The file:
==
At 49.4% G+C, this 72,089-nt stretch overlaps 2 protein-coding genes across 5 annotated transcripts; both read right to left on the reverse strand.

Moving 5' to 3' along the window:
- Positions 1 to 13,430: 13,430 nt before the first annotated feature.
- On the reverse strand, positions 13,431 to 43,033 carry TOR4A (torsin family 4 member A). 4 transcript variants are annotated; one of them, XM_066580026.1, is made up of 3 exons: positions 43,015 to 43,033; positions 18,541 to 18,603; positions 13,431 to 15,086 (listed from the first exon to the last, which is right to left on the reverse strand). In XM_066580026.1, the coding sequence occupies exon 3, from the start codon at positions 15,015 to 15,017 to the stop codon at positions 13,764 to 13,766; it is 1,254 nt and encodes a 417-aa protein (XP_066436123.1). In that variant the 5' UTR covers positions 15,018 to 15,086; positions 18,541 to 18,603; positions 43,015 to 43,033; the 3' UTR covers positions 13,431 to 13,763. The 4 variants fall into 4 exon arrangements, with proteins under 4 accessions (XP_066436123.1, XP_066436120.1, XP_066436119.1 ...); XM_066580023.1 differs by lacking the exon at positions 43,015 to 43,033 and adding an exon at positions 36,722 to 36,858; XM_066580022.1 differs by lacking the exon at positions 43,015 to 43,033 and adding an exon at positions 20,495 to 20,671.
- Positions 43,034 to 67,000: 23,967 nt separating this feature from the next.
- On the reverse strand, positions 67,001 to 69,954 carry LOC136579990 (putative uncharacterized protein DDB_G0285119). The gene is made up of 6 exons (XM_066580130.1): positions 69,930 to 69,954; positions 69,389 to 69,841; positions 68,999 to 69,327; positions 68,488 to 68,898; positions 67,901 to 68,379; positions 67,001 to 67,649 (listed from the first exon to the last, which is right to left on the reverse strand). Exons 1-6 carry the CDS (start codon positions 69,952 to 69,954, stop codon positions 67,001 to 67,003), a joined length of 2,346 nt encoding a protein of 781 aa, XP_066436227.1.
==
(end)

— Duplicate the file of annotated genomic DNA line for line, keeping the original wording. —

At 49.4% G+C, this 72,089-nt stretch overlaps 2 protein-coding genes across 5 annotated transcripts; both read right to left on the reverse strand.

Moving 5' to 3' along the window:
- Positions 1 to 13,430: 13,430 nt before the first annotated feature.
- On the reverse strand, positions 13,431 to 43,033 carry TOR4A (torsin family 4 member A). 4 transcript variants are annotated; one of them, XM_066580026.1, is made up of 3 exons: positions 43,015 to 43,033; positions 18,541 to 18,603; positions 13,431 to 15,086 (listed from the first exon to the last, which is right to left on the reverse strand). In XM_066580026.1, the coding sequence occupies exon 3, from the start codon at positions 15,015 to 15,017 to the stop codon at positions 13,764 to 13,766; it is 1,254 nt and encodes a 417-aa protein (XP_066436123.1). In that variant the 5' UTR covers positions 15,018 to 15,086; positions 18,541 to 18,603; positions 43,015 to 43,033; the 3' UTR covers positions 13,431 to 13,763. The 4 variants fall into 4 exon arrangements, with proteins under 4 accessions (XP_066436123.1, XP_066436120.1, XP_066436119.1 ...); XM_066580023.1 differs by lacking the exon at positions 43,015 to 43,033 and adding an exon at positions 36,722 to 36,858; XM_066580022.1 differs by lacking the exon at positions 43,015 to 43,033 and adding an exon at positions 20,495 to 20,671.
- Positions 43,034 to 67,000: 23,967 nt separating this feature from the next.
- On the reverse strand, positions 67,001 to 69,954 carry LOC136579990 (putative uncharacterized protein DDB_G0285119). The gene is made up of 6 exons (XM_066580130.1): positions 69,930 to 69,954; positions 69,389 to 69,841; positions 68,999 to 69,327; positions 68,488 to 68,898; positions 67,901 to 68,379; positions 67,001 to 67,649 (listed from the first exon to the last, which is right to left on the reverse strand). Exons 1-6 carry the CDS (start codon positions 69,952 to 69,954, stop codon positions 67,001 to 67,003), a joined length of 2,346 nt encoding a protein of 781 aa, XP_066436227.1.